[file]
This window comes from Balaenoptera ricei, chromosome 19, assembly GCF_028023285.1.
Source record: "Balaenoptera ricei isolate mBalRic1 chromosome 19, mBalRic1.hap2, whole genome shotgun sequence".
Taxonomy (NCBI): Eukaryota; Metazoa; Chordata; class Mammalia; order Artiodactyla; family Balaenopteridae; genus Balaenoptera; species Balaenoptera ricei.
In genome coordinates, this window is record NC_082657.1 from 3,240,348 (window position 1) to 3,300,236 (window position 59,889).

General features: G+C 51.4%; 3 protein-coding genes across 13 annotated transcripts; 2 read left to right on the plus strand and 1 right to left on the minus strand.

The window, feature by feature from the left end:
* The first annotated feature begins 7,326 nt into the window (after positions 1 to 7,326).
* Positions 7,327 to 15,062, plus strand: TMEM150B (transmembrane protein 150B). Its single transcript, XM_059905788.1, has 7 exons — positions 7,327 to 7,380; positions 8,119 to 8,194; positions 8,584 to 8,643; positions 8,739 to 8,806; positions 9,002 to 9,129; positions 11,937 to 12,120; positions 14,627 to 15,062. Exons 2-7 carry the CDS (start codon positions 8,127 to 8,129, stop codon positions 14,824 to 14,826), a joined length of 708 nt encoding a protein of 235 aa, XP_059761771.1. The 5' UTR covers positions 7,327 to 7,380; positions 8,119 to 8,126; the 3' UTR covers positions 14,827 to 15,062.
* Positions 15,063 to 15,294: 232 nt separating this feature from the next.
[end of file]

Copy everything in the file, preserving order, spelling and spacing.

This window comes from Balaenoptera ricei, chromosome 19, assembly GCF_028023285.1.
Source record: "Balaenoptera ricei isolate mBalRic1 chromosome 19, mBalRic1.hap2, whole genome shotgun sequence".
Taxonomy (NCBI): Eukaryota; Metazoa; Chordata; class Mammalia; order Artiodactyla; family Balaenopteridae; genus Balaenoptera; species Balaenoptera ricei.
In genome coordinates, this window is record NC_082657.1 from 3,240,348 (window position 1) to 3,300,236 (window position 59,889).

General features: G+C 51.4%; 3 protein-coding genes across 13 annotated transcripts; 2 read left to right on the plus strand and 1 right to left on the minus strand.

The window, feature by feature from the left end:
* The first annotated feature begins 7,326 nt into the window (after positions 1 to 7,326).
* Positions 7,327 to 15,062, plus strand: TMEM150B (transmembrane protein 150B). Its single transcript, XM_059905788.1, has 7 exons — positions 7,327 to 7,380; positions 8,119 to 8,194; positions 8,584 to 8,643; positions 8,739 to 8,806; positions 9,002 to 9,129; positions 11,937 to 12,120; positions 14,627 to 15,062. Exons 2-7 carry the CDS (start codon positions 8,127 to 8,129, stop codon positions 14,824 to 14,826), a joined length of 708 nt encoding a protein of 235 aa, XP_059761771.1. The 5' UTR covers positions 7,327 to 7,380; positions 8,119 to 8,126; the 3' UTR covers positions 14,827 to 15,062.
* Positions 15,063 to 15,294: 232 nt separating this feature from the next.